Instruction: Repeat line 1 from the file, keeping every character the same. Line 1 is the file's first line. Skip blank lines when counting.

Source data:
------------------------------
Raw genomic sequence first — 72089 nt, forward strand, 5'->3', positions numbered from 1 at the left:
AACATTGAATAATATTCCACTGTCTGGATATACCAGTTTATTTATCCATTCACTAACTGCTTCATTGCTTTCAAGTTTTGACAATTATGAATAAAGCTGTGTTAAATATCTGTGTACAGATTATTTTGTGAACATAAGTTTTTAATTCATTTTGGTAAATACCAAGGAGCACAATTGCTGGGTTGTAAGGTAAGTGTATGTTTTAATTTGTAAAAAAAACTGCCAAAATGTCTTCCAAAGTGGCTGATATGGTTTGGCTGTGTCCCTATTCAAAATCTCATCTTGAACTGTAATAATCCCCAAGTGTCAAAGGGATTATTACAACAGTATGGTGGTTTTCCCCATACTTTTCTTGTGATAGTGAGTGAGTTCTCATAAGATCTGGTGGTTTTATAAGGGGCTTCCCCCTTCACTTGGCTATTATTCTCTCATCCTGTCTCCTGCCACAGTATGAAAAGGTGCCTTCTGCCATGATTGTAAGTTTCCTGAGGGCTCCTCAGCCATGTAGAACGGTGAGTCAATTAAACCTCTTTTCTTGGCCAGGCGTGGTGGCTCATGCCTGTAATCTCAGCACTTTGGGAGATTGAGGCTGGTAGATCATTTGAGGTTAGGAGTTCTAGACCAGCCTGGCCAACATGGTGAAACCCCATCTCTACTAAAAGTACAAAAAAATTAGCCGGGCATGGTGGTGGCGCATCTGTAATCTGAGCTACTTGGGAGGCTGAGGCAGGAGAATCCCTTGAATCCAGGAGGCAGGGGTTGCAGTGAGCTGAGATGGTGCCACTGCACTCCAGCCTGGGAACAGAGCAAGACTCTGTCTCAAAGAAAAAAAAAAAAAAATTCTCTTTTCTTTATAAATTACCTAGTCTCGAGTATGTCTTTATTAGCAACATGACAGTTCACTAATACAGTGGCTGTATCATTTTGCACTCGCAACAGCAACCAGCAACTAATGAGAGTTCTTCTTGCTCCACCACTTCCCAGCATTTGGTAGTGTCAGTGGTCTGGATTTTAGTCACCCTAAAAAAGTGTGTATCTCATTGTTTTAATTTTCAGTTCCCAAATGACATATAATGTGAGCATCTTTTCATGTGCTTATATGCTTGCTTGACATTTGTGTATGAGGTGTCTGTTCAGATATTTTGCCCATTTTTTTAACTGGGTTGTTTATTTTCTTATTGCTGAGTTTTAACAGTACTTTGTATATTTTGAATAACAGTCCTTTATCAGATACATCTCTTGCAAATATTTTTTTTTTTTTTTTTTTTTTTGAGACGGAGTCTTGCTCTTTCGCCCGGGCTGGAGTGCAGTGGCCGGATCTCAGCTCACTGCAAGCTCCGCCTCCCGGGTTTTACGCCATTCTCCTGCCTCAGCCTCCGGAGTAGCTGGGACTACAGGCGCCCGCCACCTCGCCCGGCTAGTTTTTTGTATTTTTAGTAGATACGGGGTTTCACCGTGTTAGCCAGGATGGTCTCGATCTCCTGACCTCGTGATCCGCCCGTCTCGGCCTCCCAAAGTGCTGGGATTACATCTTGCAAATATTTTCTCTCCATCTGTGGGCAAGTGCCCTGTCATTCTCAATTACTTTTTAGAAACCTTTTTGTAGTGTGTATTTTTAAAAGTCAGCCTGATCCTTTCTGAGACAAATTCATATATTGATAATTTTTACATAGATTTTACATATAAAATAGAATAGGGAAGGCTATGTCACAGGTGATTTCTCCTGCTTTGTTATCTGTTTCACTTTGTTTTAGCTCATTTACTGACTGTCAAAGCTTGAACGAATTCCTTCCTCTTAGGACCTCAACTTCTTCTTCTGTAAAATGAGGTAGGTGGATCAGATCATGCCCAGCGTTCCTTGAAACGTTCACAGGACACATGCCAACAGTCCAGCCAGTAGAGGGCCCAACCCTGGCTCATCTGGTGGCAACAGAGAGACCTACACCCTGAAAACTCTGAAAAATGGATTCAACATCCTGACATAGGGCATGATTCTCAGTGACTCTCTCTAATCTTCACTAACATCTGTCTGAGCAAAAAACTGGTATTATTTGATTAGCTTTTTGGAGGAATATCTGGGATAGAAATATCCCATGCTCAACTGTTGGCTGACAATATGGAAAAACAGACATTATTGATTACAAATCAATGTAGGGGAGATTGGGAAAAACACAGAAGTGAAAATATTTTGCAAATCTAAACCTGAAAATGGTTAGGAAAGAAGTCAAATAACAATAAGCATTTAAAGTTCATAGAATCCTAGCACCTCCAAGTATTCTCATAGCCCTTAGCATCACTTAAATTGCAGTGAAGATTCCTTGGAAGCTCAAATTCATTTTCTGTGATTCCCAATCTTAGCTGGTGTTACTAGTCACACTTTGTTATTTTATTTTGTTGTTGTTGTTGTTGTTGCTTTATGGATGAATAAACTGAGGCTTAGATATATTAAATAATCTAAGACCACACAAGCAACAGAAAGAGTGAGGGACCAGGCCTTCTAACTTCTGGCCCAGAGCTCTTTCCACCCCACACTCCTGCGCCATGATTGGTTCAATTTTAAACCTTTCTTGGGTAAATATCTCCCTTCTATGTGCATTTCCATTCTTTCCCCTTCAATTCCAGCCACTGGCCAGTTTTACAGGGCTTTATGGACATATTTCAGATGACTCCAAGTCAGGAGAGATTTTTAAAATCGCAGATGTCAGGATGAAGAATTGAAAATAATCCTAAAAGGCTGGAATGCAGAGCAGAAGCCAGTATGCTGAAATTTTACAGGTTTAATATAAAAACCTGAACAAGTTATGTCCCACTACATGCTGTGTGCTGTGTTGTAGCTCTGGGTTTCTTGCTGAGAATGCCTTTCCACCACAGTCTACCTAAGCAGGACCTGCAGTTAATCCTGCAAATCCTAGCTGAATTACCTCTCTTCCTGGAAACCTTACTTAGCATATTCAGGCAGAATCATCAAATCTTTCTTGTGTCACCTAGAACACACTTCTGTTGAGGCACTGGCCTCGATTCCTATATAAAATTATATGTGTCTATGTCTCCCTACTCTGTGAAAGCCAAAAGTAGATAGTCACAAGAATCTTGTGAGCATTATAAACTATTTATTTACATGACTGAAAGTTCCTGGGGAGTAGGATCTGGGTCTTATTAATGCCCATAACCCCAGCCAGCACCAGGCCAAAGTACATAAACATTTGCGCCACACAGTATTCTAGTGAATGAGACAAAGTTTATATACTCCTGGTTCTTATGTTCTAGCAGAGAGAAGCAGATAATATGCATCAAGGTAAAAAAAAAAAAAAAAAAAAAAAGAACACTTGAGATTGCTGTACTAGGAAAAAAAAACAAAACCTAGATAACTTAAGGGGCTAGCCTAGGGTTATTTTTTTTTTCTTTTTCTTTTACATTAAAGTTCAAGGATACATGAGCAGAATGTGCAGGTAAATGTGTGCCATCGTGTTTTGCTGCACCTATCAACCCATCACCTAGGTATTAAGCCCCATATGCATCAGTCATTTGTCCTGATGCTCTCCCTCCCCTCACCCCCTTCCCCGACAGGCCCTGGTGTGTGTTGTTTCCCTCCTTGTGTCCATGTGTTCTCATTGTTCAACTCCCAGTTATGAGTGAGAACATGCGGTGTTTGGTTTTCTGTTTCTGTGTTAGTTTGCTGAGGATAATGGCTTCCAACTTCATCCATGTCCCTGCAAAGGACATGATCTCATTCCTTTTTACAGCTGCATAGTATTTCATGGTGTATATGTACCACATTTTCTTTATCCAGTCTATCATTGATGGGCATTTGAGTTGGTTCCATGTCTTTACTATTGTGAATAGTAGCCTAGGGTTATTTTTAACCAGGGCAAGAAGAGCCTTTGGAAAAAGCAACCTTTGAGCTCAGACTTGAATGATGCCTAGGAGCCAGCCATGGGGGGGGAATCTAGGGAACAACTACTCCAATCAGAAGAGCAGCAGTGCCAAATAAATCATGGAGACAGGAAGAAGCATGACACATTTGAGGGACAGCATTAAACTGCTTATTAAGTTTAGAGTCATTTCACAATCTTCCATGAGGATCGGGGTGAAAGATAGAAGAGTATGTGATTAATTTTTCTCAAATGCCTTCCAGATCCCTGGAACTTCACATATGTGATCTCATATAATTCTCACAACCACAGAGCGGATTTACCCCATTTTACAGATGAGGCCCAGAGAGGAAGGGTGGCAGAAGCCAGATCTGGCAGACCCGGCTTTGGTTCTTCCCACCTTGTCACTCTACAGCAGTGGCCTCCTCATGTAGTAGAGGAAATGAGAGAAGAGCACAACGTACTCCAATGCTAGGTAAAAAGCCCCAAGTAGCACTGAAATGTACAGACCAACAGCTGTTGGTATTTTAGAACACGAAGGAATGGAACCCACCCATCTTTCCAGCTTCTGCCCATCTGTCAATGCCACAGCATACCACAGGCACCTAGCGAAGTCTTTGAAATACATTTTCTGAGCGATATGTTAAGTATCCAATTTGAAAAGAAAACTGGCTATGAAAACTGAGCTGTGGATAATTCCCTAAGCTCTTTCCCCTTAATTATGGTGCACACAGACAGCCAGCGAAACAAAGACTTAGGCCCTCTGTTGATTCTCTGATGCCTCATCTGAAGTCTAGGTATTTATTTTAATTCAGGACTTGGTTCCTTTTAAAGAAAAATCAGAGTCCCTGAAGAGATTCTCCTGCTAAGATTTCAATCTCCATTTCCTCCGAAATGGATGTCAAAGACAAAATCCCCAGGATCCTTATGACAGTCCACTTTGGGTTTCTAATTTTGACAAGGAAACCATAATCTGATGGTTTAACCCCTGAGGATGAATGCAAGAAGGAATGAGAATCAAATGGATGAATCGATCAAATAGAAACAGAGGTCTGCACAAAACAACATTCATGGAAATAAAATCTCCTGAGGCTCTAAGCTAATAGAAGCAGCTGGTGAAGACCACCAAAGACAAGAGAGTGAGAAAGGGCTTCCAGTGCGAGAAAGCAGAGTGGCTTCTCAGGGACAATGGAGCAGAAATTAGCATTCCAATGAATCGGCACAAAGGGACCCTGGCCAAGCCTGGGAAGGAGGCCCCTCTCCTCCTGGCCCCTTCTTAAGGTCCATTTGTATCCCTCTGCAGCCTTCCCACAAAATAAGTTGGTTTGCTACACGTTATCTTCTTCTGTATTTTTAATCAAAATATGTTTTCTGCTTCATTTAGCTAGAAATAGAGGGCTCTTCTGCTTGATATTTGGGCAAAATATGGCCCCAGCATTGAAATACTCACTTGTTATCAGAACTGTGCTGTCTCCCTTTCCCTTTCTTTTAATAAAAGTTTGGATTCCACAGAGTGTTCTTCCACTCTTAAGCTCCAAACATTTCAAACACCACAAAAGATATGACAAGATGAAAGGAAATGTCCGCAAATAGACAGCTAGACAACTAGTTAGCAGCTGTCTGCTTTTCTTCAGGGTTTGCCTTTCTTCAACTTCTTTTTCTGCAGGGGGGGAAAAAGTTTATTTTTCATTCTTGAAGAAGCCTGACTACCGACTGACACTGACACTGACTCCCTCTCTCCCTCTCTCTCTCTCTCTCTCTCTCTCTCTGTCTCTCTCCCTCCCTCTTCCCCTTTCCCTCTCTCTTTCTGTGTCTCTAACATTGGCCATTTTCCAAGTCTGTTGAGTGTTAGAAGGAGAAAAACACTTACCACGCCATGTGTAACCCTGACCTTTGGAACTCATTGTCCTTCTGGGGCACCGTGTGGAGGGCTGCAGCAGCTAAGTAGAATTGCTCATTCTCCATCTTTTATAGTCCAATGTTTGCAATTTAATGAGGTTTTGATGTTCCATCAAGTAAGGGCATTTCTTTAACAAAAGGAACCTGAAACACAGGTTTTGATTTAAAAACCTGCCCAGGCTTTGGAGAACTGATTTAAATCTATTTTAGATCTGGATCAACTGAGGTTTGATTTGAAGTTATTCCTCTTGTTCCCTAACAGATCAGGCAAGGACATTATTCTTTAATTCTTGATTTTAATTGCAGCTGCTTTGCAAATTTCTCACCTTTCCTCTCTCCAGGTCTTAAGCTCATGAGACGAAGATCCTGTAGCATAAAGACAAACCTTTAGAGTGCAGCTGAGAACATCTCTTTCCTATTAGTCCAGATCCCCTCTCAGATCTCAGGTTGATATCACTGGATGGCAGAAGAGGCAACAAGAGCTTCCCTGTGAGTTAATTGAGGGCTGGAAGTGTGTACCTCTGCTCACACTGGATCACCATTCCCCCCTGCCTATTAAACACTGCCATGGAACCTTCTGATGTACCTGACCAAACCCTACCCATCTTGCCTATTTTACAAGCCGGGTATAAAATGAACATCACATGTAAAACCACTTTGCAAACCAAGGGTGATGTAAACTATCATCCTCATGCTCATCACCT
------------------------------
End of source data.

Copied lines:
Raw genomic sequence first — 72089 nt, forward strand, 5'->3', positions numbered from 1 at the left: